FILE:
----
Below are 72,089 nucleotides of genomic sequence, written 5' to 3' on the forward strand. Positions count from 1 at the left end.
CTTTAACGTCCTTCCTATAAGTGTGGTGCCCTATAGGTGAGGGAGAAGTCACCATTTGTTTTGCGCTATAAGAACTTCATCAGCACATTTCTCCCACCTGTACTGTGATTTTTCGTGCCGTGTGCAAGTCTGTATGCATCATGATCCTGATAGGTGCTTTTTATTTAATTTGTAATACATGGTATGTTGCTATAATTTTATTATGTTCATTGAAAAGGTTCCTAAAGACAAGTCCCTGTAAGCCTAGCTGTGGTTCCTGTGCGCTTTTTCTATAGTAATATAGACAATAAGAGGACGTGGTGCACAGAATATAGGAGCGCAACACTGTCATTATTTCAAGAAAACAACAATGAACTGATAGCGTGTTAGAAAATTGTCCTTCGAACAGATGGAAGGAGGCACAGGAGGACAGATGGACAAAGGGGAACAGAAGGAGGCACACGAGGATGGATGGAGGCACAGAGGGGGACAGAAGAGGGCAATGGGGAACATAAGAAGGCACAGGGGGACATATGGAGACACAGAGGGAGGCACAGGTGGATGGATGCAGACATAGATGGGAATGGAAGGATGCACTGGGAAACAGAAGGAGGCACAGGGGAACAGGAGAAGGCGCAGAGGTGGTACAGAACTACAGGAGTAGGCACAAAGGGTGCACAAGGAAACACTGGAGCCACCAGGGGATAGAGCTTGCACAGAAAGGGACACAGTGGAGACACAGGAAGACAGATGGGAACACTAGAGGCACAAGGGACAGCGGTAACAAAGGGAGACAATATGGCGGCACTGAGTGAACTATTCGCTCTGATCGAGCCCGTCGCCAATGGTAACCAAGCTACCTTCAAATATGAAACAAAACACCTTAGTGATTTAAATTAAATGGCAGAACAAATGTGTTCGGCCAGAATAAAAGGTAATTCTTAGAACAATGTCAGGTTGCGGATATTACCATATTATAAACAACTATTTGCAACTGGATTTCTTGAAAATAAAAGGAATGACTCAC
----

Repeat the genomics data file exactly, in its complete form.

Below are 72,089 nucleotides of genomic sequence, written 5' to 3' on the forward strand. Positions count from 1 at the left end.
CTTTAACGTCCTTCCTATAAGTGTGGTGCCCTATAGGTGAGGGAGAAGTCACCATTTGTTTTGCGCTATAAGAACTTCATCAGCACATTTCTCCCACCTGTACTGTGATTTTTCGTGCCGTGTGCAAGTCTGTATGCATCATGATCCTGATAGGTGCTTTTTATTTAATTTGTAATACATGGTATGTTGCTATAATTTTATTATGTTCATTGAAAAGGTTCCTAAAGACAAGTCCCTGTAAGCCTAGCTGTGGTTCCTGTGCGCTTTTTCTATAGTAATATAGACAATAAGAGGACGTGGTGCACAGAATATAGGAGCGCAACACTGTCATTATTTCAAGAAAACAACAATGAACTGATAGCGTGTTAGAAAATTGTCCTTCGAACAGATGGAAGGAGGCACAGGAGGACAGATGGACAAAGGGGAACAGAAGGAGGCACACGAGGATGGATGGAGGCACAGAGGGGGACAGAAGAGGGCAATGGGGAACATAAGAAGGCACAGGGGGACATATGGAGACACAGAGGGAGGCACAGGTGGATGGATGCAGACATAGATGGGAATGGAAGGATGCACTGGGAAACAGAAGGAGGCACAGGGGAACAGGAGAAGGCGCAGAGGTGGTACAGAACTACAGGAGTAGGCACAAAGGGTGCACAAGGAAACACTGGAGCCACCAGGGGATAGAGCTTGCACAGAAAGGGACACAGTGGAGACACAGGAAGACAGATGGGAACACTAGAGGCACAAGGGACAGCGGTAACAAAGGGAGACAATATGGCGGCACTGAGTGAACTATTCGCTCTGATCGAGCCCGTCGCCAATGGTAACCAAGCTACCTTCAAATATGAAACAAAACACCTTAGTGATTTAAATTAAATGGCAGAACAAATGTGTTCGGCCAGAATAAAAGGTAATTCTTAGAACAATGTCAGGTTGCGGATATTACCATATTATAAACAACTATTTGCAACTGGATTTCTTGAAAATAAAAGGAATGACTCAC